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The relation between the Divine and human elements in Holy Scripture : eight lectures preached before the University of Oxford in the year MDCCCLXIII .. online

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sure to be paradoxical, and to seem to contradict themselves. Their
inspiration only makes them the more fearless in such seeming con-
tradictions.' — Davies, in Tracts for Priests and People, xi. 29. See
also above, Note 6.

Note 12, page 93. Mr. Froude has spoken of the Book of Job
as an extraordinary contrast to the rest of the O. T. Canon, ' smiting
through and through the most deeply-seated Jewish prejudices.' —
Book of Job, p. 3. In correction of which view, we may refer to the
argument of an article in Christian Remembrancer, Jan. 1849, p. 196,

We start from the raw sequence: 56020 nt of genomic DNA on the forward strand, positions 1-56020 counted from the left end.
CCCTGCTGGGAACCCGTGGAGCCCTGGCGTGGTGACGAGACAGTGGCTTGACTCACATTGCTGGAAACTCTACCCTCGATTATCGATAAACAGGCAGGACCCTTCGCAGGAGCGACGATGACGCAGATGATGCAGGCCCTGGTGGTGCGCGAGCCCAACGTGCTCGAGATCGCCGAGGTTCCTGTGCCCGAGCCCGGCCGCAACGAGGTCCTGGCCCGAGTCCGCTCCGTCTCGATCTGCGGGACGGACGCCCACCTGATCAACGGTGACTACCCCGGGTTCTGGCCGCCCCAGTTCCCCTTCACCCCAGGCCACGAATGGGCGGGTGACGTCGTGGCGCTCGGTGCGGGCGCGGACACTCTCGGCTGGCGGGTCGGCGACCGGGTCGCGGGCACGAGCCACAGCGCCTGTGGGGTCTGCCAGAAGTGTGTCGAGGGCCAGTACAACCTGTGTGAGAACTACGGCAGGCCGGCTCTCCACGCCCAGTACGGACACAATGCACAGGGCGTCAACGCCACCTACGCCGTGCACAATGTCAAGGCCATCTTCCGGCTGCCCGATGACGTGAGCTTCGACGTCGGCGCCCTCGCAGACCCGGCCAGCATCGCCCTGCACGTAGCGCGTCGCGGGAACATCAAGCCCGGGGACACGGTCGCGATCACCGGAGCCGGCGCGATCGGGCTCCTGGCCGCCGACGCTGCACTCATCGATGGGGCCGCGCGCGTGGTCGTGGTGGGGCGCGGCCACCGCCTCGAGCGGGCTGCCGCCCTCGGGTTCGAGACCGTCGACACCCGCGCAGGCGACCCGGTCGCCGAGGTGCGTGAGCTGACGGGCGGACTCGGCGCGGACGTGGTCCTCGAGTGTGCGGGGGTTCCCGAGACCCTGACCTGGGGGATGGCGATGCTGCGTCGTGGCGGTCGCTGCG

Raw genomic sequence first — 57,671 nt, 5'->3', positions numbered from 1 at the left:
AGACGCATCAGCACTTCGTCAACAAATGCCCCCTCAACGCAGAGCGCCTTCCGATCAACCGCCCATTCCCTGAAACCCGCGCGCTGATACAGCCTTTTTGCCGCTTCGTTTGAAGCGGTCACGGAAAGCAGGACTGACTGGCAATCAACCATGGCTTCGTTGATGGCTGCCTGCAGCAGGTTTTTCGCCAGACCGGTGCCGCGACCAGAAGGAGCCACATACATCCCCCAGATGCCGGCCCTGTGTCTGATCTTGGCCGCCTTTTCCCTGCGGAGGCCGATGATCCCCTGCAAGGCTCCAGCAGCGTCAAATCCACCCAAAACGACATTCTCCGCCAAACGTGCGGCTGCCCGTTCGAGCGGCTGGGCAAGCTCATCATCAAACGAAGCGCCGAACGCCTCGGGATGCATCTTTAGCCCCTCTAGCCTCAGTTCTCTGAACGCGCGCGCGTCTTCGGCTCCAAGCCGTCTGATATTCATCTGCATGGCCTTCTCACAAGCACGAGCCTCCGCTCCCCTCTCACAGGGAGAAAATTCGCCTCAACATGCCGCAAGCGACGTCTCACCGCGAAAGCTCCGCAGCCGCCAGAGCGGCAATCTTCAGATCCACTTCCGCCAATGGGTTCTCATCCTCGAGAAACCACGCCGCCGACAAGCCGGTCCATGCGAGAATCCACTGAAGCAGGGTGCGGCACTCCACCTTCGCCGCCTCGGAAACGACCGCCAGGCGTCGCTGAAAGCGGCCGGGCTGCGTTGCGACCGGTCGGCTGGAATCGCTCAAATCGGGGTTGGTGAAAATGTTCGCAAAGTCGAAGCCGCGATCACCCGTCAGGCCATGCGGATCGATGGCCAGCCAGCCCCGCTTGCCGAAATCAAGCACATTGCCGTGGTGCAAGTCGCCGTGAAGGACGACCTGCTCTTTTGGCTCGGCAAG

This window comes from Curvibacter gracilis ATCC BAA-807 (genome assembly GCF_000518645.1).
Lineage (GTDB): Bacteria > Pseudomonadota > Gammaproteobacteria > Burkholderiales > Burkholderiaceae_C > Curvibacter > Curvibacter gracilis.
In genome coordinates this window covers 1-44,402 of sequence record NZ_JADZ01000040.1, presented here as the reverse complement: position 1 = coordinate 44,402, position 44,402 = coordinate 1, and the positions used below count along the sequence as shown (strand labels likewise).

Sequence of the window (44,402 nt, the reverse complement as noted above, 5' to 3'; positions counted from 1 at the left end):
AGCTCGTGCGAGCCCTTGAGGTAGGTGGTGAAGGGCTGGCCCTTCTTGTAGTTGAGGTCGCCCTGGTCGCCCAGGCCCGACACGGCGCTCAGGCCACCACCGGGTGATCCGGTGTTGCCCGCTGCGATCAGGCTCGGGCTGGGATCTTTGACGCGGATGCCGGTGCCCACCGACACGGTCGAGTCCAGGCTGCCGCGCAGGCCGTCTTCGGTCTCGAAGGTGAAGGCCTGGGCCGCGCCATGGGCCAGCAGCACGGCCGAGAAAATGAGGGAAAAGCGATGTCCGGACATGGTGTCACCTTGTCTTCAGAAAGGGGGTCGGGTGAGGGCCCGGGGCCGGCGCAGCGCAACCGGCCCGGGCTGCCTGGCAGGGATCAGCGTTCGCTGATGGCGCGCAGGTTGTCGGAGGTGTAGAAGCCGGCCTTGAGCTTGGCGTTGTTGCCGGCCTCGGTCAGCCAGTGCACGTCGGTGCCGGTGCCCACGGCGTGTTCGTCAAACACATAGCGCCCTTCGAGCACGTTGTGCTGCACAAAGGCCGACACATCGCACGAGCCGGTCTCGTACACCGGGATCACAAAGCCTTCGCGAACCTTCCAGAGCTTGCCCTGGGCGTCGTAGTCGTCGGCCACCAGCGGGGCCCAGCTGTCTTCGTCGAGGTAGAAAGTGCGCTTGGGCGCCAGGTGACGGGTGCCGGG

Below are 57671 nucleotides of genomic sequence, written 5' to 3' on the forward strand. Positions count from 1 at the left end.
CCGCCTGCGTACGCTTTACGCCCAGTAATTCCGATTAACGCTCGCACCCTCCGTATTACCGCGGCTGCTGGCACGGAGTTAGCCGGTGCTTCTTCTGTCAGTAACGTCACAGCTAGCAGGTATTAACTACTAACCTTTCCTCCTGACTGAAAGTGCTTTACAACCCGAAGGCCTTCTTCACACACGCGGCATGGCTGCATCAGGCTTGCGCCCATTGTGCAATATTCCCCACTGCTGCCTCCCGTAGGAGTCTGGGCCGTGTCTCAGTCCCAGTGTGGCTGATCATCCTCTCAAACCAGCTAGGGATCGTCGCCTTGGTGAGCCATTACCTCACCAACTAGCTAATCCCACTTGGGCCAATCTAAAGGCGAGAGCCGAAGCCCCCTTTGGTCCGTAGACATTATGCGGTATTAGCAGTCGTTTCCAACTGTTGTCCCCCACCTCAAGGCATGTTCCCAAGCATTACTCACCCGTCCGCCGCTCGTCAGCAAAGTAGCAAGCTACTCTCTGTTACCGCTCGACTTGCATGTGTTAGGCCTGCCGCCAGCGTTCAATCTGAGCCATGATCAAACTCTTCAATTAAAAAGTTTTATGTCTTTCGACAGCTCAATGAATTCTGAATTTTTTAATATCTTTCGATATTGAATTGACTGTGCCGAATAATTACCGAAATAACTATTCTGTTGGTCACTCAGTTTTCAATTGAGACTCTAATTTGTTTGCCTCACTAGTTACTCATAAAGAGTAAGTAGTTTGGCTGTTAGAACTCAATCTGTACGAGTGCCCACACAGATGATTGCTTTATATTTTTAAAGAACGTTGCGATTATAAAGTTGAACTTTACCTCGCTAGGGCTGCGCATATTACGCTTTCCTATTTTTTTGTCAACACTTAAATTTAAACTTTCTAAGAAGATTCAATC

sqq. : ' The language of Job toward the Deity is another remarkable
feature of the book. This language is a startling carrying out even
of that bold ground which he takes about himself; for he positively,
as far as Avords go, accuses the Deity of injustice.' ' It is obvious at
first sight that this language cannot really mean what it literally
means.' ' The holy men speak as if God were hard and unjust
upon them, all the while feeling the fullest and most penetrating
conviction of His goodness. Indeed, just as in the case of ordinary
irony, feeling expresses itself by contraries,' &c. ' All prayer may


be said to partake in some measure of this irony.' ' Thus the
piercing tone of pra} r ers in the Psalms,' &c. Compare Mr. Farrar,
B. L., p. 7, note.

In like manner, on the controverted subject of the Jewish know-
ledge of a future state, ' we cannot but observe, upon reflection,
with what religious humility the minds of holy men, under the
elder dispensation, seem to have fitted themselves to that exact
amount of revelation, on this subject, which they had.' ' Amid all